As an entree that seems to be too many things duck (confited legs, poached breasts, and CRACKLINGS!), the arroz de pato brought out the best qualities of duck (savory, rich tenderness), set against saffron rice cooked just right and garnished with olives to give one last zing.  A had the lamb dish–loin and belly. We’d  never seen lamb belly on a menu before, but it was fabulous.  Not as fatty as pork belly, but with an earthy flavor.  L wanted her arctic char grilled with no salt, no nada, and the kitchen managed to turn those requests into a good dish, with everything on the side.

The service, from the front of the house to the runners, was attentive.  Our waiter was an abd, Berkeley grad student (is there a better way to get at our hearts?) who knew his wines well and suggested bottles and glasses that complimented each course.  So much so that I don’t seem to recall the finer details of our desserts.  We stayed and lingered much later than we normally would, to soak in and prolong the experience.

Speculating on the easily obtained reservation and not-so packed house (there weren’t that many turns the night we were there), the problem with Aldea is actually its under-priced menu (entrees:  $23-$28).  The undervalue here compliments too well the understated restaurant–thus it’s unable to create a constant buzz.  The opposite can be said of another memorable NY experience we had:   Scarpetta, which has the most amazing spaghetti (touche Bruni), but the din of the pretentious crowd and the obsequious service was a bit over the top.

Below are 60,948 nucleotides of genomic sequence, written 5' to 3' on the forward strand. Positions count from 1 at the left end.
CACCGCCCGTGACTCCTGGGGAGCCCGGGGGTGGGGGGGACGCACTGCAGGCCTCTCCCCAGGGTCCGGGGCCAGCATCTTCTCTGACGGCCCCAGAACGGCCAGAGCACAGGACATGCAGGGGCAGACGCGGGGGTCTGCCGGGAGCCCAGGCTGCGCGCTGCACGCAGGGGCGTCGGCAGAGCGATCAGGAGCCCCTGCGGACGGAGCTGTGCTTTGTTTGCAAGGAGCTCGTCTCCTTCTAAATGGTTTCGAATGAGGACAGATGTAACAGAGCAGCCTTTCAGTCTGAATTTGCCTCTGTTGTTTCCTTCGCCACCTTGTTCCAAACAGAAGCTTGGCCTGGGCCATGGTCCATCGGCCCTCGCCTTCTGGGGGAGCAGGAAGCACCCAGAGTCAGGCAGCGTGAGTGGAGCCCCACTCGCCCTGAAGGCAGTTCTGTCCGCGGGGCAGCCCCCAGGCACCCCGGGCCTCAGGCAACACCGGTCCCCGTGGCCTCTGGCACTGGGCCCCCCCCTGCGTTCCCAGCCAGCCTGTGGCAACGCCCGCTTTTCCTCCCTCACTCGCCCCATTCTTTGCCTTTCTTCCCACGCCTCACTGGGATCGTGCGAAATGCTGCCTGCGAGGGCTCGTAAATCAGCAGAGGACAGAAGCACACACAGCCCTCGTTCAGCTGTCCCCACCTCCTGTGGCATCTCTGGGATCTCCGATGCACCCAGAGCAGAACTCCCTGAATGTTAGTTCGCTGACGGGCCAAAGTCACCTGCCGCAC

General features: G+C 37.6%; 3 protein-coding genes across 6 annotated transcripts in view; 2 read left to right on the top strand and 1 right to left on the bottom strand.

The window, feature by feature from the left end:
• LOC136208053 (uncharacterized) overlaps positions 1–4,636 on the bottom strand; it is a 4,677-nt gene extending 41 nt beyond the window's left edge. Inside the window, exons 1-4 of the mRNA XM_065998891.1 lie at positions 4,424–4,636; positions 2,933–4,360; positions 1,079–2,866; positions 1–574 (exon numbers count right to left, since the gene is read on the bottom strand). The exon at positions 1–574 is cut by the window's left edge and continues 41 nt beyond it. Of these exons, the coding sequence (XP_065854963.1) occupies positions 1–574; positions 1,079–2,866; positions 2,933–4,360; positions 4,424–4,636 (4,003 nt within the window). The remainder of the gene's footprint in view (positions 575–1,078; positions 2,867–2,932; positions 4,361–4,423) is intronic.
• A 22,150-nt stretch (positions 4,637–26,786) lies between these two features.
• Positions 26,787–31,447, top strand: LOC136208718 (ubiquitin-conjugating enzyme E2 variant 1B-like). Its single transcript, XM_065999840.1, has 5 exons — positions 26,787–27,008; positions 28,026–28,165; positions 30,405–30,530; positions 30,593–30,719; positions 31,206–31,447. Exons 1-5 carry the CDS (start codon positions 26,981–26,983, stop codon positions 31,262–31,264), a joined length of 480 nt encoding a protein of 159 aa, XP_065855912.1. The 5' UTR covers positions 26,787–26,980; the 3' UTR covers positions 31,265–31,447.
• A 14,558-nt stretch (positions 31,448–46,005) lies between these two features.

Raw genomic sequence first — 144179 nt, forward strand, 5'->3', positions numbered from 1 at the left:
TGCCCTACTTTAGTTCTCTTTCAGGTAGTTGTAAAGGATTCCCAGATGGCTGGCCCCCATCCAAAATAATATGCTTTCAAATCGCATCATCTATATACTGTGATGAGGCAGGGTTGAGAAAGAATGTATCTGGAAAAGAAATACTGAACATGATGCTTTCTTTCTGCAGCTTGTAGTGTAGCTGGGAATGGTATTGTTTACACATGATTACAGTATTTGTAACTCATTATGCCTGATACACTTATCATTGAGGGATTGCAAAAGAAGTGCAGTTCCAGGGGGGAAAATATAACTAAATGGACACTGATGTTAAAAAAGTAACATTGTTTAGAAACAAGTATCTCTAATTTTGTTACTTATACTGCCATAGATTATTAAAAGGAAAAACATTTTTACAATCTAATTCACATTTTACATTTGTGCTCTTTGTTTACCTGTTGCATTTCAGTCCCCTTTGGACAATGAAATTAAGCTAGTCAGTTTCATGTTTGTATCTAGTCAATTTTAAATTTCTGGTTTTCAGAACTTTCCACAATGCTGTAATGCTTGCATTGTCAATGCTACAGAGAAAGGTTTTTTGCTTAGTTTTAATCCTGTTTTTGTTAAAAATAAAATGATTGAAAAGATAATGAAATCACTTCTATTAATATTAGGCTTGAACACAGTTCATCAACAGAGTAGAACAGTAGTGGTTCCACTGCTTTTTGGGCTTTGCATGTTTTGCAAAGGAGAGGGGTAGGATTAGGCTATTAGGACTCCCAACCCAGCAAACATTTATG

Make that reservation at Aldea, T-Bone.

Aldea on Urbanspoon

The Smiling Elephant

2213 8th Avenue South
Nashville, TN 37204
615.891.4488

I forgot to eat yesterday until late afternoon, when I decided to try out the Smiling Elephant at 2213 8th Ave. South, just north of Bradford.  The restaurant coexists with P&K Imports–as indicated by the dual signage.  [Hat tip to Marty.]  It’s a conscientious place: the uniform prices (all dishes are $8.95 at lunch and $10.95 at dinner), the menu, the healthy cooking (no MSG and the counterintuitive promise to wok with olive oil), the interior wood paneling, its internet presence, and the eager service.  It’s a family operation (background here).  The dining room is quaint–with ten or so tables.  The kitchen is open and exposed.

I ordered the Thai fried rice, with chicken, to go.  The rice was tastily fried and mixed with wedges of tomatoes, winter greens (unexpected), and cilantro.  The vegetables were al-dente, which I appreciated.  I added some Maggi and sriracha to suit my taste.  The heaping portions satiated my nauseating hunger.  I’ll be back to try more.

Another visit 1/23/10, we picked up a to-go order of the pad thai with chicken and the Khao Kai Ra-bert, which was recommended to us by the restaurant’s phone operator. The pad thai had the right combination of taste and texture that we have come to expect from the Elephant. But the Khao Kai Ra-bert was unexpectedly savory, despite sounding simple on the menu: “Mild stir fry with minced pork, garlic, and ground black pepper. Served with a fried egg and jasmine rice.” We asked for an extra serving of white rice to have enough grub for three people (and it was). The total: $26.

The Smiling Elephant on Urbanspoon

Thai Phooket
207 Woodland
Nashville, TN 37213
615.248.7933

The skinny on Thai Phooket:  Wide-ranging, ambitious menu, compared to Nashville’s other Thai restaurants.  But it can be inconsistent with food quality and prep.  Hit or miss on certain dishes, and uncomfortable in the winter.  Our second visit was quite inconsistent with our initial visit [see below for both reviews].

Architecturally, Thai Phooket is an American  roadhouse.  Not necessarily outside of the city, but in no man’s land across from LP Field.  Sitting inside, one looks out at the flood lights and desolate, vast parking lots.

There are some nice touches that make the interior more comfortable, like fresh flowers (hat tip to G) and the accommodating service.  (The soft-rock radio station is too kitschy.)  The food, however, is what stands out the most, and its location (Woodland and 2nd) is a convenient take-out spot for East Nashvillians who commute across the Cumberland.